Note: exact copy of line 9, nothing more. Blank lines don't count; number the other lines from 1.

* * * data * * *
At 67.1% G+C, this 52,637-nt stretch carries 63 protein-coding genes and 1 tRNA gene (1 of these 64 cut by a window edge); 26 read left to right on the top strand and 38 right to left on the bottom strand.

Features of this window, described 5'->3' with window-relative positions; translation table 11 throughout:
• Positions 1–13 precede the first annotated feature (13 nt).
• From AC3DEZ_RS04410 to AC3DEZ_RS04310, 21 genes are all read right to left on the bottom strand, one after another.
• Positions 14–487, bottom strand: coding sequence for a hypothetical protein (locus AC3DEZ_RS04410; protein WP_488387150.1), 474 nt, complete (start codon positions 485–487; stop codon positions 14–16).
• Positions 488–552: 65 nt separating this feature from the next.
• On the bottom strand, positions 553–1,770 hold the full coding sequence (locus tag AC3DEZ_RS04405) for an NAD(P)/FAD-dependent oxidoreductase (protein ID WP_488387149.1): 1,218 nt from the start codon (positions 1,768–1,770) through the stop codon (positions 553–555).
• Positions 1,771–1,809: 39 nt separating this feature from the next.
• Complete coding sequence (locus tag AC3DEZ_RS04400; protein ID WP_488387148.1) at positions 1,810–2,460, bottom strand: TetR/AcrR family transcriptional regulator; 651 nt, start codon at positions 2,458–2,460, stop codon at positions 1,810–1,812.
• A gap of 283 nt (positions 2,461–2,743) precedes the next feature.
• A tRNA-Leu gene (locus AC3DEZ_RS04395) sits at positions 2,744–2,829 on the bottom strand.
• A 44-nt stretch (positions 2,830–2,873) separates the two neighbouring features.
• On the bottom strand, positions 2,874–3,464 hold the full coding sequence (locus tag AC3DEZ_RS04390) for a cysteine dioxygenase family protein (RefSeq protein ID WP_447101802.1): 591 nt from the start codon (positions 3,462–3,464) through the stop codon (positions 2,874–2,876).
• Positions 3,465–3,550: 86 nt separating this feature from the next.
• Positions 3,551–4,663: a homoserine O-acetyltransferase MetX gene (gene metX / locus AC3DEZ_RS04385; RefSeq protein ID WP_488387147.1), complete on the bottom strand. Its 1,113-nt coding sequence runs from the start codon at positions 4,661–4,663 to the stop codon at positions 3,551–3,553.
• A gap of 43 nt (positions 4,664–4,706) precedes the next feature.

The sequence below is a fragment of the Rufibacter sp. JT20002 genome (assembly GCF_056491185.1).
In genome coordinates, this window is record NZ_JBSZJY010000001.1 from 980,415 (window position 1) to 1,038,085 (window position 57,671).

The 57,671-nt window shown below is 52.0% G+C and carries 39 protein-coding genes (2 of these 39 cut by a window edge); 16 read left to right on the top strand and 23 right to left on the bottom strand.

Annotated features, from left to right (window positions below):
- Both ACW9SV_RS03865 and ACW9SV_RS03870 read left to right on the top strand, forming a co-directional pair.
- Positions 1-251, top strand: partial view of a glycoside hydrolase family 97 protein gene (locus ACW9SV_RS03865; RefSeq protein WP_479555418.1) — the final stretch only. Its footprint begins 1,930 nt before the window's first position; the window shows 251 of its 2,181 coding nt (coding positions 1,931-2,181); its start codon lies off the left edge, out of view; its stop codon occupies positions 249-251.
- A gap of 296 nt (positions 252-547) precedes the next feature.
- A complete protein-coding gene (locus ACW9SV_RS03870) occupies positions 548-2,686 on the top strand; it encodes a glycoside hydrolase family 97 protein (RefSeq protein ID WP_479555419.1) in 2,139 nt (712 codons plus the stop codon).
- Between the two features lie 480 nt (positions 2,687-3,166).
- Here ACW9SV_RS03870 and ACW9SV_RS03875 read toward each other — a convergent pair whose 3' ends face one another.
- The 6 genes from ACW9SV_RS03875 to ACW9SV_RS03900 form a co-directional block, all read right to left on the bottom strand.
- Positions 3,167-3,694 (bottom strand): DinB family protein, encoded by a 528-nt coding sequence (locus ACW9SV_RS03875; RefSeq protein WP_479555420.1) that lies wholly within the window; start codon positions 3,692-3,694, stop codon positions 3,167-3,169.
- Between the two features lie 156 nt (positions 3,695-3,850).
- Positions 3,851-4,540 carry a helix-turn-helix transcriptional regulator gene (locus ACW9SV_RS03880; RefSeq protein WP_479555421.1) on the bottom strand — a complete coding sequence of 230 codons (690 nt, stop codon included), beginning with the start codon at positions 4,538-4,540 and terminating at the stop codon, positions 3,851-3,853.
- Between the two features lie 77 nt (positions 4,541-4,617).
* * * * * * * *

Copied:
• Complete coding sequence (locus tag AC3DEZ_RS04400; protein ID WP_488387148.1) at positions 1,810–2,460, bottom strand: TetR/AcrR family transcriptional regulator; 651 nt, start codon at positions 2,458–2,460, stop codon at positions 1,810–1,812.